What I'm about to share with you, dear reader, is, admittedly, a strongly bibliophilic form of patriotism. It's not for everyone, but it works for me. For most of my adult life, I've made an effort, during the period between Memorial Day and the Fourth of July, to read at least a few books on American government and citizenship. Often the publishing industry feeds my addiction, with new works on John Adams, Abraham Lincoln, and Thomas Jefferson appearing each summer.
For example, a few year's ago I read Jeffrey Toobin's The Nine: The Secret World of the Supreme Court. I fell in love with the quirky asceticism of Justice David Souter and his "third way" approach to the constitution, and I gained a nuanced understanding of how Justice Sandra Day O'Connor's sensitivity to public consensus and the middle way kept judicial decision-making considerably in line with popular opinion through the era.
This year, I finally got around to reading the work of Jeffrey Stout. Stout's Democracy and Tradition is, for lack of a better term, a "game-changer." At the time of its publication, many people working at the crossroads of religion and democracy read and commented on it. Since then, it is often cited in bibliographies and footnotes.
But not only that. Stout's book has reinvigorated commentary and conversation on, as well as commitment to, local democracy and citizenship (and so, not surprisingly, his most recent book bears the title Blessed are the Organized: Grassroots Democracy in America). Often it is religious communities and church leaders who are most likely to be about the business of grassroots community organizing. Faith traditions and democratic traditions, though not twins, feed and encourage one another.
Religious communities are often very good at feeding the hungry, collecting clothes for those in need, and even building shelter for the homeless. But the surprising narrative offered by Stout is that religious communities, at their best, although not always and certainly not in every place, do some of their most important work when they function as a critical voice in civil society, addressing the root causes of hunger, need, and homelessness rather than simply mitigating them.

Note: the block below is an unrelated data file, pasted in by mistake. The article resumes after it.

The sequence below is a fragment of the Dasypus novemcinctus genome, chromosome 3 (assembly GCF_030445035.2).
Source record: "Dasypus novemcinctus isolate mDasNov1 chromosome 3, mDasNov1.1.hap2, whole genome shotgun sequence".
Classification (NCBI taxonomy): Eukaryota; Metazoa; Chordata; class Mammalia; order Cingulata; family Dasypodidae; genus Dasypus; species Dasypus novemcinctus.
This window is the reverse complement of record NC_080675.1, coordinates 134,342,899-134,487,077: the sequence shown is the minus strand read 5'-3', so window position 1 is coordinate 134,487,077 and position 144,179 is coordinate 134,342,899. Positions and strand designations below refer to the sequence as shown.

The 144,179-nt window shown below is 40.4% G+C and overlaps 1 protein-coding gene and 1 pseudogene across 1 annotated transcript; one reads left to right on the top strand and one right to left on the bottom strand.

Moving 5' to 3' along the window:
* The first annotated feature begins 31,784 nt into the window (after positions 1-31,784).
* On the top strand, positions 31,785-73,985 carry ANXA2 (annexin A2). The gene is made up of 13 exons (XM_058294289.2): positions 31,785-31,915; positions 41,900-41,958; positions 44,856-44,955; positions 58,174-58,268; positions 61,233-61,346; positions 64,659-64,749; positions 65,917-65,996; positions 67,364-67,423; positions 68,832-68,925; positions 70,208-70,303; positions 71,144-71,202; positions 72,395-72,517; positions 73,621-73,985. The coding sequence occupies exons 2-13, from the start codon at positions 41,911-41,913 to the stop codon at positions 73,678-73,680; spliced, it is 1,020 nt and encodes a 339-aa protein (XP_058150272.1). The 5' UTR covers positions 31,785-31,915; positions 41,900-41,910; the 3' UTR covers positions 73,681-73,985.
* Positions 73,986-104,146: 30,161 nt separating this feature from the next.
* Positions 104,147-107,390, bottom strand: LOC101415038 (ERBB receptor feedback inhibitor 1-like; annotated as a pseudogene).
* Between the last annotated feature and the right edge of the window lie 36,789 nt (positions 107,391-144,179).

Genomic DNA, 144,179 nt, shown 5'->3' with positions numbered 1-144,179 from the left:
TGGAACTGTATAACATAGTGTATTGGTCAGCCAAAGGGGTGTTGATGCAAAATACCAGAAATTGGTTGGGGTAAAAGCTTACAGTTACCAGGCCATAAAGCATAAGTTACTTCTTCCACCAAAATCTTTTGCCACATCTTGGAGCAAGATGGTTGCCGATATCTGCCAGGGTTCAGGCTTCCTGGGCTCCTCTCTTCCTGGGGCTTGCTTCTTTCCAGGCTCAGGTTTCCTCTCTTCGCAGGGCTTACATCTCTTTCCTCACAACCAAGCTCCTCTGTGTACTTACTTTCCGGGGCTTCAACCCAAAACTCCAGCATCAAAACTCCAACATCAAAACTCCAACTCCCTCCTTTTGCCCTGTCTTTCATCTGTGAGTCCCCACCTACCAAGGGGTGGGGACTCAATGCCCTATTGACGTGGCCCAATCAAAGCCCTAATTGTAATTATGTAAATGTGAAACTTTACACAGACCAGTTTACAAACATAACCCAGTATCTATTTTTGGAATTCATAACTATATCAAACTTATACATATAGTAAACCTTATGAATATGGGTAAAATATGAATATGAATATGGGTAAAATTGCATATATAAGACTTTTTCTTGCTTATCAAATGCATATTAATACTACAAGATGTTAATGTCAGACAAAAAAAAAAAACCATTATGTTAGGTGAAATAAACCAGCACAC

Which is to say that the exercise of critical thought and reason is, in this construal, one of the most important things religious communities can do in a democracy. It is our way of being patriotic, to explore "the role of free public reason in a political culture that includes conflicting religious conceptions of the good" (2).
If you're pondering this weekend how to be a better citizen of our great nation, and religious to boot, consider Stout's admonition: "The point of view of a citizen is that of someone who accepts some measure of responsibility for the condition of society and, in particular, for the political arrangements it makes for itself. To adopt this point of view is to participate in the living moral tradition of one's people, understood as a civic nation. It is the task of public philosophy, as I understand it, to articulate the ethical inheritance of the people for the people while subjecting it to public scrutiny" (5).
Perhaps Stout's greatest metier is his willingness to charitably read those with whom he disagrees. This is both a mark of his theorizing as well as what he celebrates about democracy. Democracy encourages the formation of "publics of accountability," citizen groups that hold officials accountable, perpetually, generously struggling against injustice. Such critique is integral to democracy as such. It is what citizens do. "The cure for democracy's ills is... more democracy."
Stout is very interested in ensuring that everyone has their say, and specifically that those who have religious commitments of any sort be able to bring their religious reasons to bear in the public sphere. "Any citizen who chooses to express religious reasons for a political conclusion would seem, then, to enjoy the protection of two rights in doing so: freedom of religion and freedom of expression... indeed, I would encourage religiously committed citizens to make use of their basic freedoms by expressing their premises in as much depth and detail as they see fit when trading reasons with the rest of us on issues of concern to the body politic" (64). Note what Stout is not saying. He is not saying that religious people can compel others to specific religious practices (like praying in school) in public. Rather, he is saying part of public reasoning includes articulating your religious premises for the conclusions you come to concerning the democracy we are together forming.
I can commend Stout's book to readers of this newspaper for many reasons, but finally, there is something pleasant about simply spending time with an author who understands himself to be working in a tradition first explored by folks like Ralph Waldo Emerson and Walt Whitman. Such an author ends up offering a bon mot like the following: "My advice, therefore, is to cultivate the virtues of democratic speech, love justice, and say what you please" (85). That's a word worth pondering while the fireworks fly. Happy Independence Day!